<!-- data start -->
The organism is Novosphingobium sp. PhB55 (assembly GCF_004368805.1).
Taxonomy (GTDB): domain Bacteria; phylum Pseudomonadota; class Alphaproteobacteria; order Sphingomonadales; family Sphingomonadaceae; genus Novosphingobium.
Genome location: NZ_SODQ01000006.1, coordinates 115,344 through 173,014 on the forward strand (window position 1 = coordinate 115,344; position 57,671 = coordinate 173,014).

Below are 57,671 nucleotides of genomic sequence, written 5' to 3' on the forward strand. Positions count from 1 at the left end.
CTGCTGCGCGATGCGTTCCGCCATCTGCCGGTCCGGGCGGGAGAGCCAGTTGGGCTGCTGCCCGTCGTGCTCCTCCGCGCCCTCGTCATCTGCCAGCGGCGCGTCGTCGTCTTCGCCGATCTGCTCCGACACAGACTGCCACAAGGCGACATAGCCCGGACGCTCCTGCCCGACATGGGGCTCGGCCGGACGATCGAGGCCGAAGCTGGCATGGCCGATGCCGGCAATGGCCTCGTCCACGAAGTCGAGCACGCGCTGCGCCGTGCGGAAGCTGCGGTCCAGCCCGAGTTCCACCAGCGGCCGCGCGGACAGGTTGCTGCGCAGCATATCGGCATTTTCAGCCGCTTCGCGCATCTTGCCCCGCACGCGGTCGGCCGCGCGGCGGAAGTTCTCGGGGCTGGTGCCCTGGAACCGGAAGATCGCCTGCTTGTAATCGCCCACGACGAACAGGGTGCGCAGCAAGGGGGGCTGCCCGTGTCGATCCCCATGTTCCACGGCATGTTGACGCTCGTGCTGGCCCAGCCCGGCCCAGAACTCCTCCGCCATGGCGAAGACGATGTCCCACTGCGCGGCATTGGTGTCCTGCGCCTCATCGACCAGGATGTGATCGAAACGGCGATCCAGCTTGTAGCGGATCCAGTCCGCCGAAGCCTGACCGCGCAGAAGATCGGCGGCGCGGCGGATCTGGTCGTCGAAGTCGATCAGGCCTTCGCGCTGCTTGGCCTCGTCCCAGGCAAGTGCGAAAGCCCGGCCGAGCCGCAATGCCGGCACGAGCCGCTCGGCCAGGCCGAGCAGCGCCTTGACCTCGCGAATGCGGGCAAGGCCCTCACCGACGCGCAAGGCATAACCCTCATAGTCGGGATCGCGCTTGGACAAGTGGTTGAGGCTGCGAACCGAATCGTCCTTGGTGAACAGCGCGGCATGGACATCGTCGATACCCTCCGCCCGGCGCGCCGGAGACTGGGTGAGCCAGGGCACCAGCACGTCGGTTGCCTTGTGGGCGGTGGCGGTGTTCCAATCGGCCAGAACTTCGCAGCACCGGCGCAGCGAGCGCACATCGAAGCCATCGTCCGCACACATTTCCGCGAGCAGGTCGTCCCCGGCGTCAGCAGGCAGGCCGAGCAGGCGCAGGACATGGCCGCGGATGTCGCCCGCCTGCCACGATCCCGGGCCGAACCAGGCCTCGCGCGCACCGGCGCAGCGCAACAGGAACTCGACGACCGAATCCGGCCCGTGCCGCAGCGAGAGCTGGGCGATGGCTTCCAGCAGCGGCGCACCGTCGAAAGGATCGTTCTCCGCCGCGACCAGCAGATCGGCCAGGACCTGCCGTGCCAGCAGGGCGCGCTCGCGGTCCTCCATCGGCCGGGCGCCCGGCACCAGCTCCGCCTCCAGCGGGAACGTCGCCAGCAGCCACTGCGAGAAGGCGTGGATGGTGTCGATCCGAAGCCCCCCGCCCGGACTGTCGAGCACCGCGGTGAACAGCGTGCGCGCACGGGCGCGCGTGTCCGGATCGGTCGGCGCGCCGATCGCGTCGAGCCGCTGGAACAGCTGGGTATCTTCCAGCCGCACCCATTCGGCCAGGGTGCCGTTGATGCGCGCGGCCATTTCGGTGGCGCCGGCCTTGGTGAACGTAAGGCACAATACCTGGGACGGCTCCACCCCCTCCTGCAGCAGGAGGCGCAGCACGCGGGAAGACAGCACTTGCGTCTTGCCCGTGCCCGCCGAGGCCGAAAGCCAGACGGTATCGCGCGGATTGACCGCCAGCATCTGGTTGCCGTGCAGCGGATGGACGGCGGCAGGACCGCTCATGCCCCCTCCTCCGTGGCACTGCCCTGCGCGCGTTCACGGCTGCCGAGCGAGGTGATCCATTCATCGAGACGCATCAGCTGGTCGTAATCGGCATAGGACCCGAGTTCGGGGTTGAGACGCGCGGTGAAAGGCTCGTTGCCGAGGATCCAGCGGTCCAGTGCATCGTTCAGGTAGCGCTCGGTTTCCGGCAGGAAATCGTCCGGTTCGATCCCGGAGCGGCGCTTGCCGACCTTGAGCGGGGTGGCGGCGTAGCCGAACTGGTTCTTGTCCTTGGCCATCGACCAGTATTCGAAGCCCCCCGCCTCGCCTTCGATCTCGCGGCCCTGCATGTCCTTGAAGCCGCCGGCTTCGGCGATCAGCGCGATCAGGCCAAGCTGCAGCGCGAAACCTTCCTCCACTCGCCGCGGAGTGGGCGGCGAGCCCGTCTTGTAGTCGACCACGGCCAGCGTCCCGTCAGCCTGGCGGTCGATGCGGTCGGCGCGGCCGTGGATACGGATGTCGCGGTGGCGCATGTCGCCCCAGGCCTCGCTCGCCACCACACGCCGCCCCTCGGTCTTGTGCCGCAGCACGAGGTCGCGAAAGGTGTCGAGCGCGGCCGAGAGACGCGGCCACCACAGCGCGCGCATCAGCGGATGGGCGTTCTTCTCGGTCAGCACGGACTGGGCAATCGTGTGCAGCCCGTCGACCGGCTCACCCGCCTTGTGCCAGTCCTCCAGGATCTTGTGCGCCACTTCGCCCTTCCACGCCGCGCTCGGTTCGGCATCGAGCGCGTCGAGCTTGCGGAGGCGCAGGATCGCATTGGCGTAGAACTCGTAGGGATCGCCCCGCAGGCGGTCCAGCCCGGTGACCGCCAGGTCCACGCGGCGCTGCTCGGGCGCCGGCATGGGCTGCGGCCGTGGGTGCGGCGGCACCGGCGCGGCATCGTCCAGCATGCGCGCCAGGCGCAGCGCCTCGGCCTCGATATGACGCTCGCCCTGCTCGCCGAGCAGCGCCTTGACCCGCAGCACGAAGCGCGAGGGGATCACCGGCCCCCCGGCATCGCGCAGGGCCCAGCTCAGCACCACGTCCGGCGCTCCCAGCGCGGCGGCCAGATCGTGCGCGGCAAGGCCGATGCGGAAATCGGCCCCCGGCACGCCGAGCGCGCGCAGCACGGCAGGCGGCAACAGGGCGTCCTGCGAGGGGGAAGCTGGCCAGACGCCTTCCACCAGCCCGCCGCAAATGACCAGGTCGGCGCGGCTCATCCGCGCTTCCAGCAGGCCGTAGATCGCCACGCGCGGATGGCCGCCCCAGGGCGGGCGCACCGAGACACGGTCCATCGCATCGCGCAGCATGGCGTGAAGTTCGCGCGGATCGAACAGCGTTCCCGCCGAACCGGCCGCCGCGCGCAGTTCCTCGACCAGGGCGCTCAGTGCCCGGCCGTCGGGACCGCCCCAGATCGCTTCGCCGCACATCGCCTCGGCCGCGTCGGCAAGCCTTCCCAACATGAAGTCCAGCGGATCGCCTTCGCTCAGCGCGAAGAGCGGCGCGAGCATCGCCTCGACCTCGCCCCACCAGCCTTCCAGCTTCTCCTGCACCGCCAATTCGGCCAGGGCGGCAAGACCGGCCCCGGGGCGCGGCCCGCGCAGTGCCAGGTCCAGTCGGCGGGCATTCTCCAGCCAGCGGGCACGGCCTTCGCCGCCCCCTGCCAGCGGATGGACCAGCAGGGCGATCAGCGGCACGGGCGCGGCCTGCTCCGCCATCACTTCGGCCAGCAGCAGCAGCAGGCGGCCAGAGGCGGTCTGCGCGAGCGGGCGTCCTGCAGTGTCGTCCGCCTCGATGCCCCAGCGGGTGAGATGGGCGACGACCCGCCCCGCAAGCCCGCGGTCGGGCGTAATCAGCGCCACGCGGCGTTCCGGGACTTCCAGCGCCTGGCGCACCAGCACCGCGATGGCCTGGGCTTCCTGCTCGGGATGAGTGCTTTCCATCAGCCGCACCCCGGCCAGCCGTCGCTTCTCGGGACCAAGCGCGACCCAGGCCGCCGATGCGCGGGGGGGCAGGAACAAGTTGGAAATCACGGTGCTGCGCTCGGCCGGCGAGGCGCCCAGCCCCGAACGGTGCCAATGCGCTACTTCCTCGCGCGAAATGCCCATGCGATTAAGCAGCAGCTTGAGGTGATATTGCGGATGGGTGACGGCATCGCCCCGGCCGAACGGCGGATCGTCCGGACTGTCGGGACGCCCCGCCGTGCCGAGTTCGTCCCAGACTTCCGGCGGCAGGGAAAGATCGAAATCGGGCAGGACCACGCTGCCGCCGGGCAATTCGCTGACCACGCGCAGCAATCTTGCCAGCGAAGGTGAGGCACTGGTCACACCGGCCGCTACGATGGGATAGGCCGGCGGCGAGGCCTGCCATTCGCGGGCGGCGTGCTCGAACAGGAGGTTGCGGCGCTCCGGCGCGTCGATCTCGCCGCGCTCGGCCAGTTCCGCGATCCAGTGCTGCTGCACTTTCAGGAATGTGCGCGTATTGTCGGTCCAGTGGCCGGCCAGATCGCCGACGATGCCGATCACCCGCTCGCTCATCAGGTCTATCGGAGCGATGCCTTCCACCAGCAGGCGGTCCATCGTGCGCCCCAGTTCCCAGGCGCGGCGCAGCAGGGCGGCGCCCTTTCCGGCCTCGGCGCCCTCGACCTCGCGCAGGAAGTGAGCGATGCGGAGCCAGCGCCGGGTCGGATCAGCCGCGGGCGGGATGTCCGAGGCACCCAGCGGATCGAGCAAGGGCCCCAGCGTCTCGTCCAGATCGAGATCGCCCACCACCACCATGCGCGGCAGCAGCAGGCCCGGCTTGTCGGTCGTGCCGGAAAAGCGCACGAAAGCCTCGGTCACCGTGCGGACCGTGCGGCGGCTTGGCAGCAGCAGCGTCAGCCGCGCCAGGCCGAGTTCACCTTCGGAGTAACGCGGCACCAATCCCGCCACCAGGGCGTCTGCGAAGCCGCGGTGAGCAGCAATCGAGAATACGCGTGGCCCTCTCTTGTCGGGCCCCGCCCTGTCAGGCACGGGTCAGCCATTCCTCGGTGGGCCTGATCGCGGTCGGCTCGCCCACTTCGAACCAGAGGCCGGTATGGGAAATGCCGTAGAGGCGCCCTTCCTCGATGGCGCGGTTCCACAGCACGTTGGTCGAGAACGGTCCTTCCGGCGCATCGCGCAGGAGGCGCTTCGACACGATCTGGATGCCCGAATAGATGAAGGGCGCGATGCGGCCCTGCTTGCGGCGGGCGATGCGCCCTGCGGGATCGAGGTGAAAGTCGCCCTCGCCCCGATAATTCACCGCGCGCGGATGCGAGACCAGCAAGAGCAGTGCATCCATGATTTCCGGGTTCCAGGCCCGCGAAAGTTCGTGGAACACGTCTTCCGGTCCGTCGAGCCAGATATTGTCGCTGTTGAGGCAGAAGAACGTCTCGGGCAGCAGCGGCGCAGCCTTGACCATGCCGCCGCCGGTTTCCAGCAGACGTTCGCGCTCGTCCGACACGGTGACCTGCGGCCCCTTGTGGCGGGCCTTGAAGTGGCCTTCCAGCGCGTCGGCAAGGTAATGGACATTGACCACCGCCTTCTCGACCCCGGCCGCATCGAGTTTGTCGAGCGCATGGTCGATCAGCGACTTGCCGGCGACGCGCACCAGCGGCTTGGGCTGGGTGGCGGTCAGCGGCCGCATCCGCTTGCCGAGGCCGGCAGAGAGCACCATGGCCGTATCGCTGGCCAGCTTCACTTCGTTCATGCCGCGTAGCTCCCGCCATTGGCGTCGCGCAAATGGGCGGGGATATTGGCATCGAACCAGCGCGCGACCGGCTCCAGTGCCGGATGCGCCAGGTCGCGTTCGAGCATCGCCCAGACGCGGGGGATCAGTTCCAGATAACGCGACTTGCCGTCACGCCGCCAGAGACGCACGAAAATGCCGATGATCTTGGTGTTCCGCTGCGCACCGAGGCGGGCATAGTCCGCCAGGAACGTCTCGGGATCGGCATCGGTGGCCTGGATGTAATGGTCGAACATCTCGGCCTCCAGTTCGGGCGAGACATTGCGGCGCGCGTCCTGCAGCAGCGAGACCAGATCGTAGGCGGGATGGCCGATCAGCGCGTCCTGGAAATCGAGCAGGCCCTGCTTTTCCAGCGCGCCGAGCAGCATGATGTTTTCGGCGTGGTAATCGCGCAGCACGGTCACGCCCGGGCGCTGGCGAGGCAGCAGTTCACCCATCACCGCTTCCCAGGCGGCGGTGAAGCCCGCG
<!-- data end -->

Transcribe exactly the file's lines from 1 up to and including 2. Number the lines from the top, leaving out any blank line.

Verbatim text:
The organism is Novosphingobium sp. PhB55 (assembly GCF_004368805.1).
Taxonomy (GTDB): domain Bacteria; phylum Pseudomonadota; class Alphaproteobacteria; order Sphingomonadales; family Sphingomonadaceae; genus Novosphingobium.